What Do You Do?
I recently heard on This American Life a story about a man who did “research” on whether people would rather have the ability to fly or to be invisible. I fell in love with the story. I fell in love not because of all its greater implications and commentary on human nature, but because of the way this man conducted his research. He would basically meet a stranger, say hello, and then ask the question—“Flight or invisibility?” Just like that.
The first question most of us ask upon meeting a new person is, “What do you do?” At least, that is what the people I’m meeting ask. I imagine there are still places where strangers ask, “What do you grow?” or “How was your harvest?” There are ethnic groups that ask, “Who are your grandparents?” or “Who are your people?” In certain countries strangers greet by asking, “Where are you going?” or “Where are you coming from?”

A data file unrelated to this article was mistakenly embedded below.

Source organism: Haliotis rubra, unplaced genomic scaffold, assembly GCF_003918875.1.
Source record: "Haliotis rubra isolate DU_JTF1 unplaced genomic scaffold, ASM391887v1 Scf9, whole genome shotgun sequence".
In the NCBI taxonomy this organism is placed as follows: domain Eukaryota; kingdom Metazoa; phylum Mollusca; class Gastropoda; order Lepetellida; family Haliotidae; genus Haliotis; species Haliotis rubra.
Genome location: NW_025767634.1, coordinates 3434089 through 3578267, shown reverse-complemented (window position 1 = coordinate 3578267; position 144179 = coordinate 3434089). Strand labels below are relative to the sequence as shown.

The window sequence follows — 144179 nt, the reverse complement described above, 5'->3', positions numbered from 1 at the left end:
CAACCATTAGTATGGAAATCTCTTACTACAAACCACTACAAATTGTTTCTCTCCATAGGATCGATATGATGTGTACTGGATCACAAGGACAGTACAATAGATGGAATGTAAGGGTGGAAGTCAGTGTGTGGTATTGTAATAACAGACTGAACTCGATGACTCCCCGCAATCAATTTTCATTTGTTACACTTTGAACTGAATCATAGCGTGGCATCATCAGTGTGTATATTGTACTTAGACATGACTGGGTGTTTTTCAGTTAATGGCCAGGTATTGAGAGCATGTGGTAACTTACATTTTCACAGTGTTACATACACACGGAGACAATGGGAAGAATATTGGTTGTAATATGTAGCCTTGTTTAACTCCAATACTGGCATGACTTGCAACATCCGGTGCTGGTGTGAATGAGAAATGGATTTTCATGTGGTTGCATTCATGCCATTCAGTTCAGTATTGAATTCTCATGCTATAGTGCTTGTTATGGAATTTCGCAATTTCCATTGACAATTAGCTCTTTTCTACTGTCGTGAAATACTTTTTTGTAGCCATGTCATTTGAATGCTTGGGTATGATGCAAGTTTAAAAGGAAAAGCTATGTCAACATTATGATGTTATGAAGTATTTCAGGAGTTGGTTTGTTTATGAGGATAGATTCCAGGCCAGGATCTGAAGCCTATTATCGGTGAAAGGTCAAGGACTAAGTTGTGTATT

I like all of them better than our standard, “What do you do?” In fact, I hate this question. Yes, admittedly my distaste for it is slightly (!) related to my current state of joblessness, but I hate asking it of others as well. It tells me so little about who the new person is and how they may or may not come to matter in my life. I’ve looked for alternatives, but have yet to discover any that avoid utter social awkwardness.
I guess I’m just not as daring as the flight vs. invisibility guy. Or in greater need of new friends.
Maybe my real issue isn’t with the question, but with the limited list of acceptable answers.
What do you do?
(Photo courtesy of TheDreamSky via Flickr)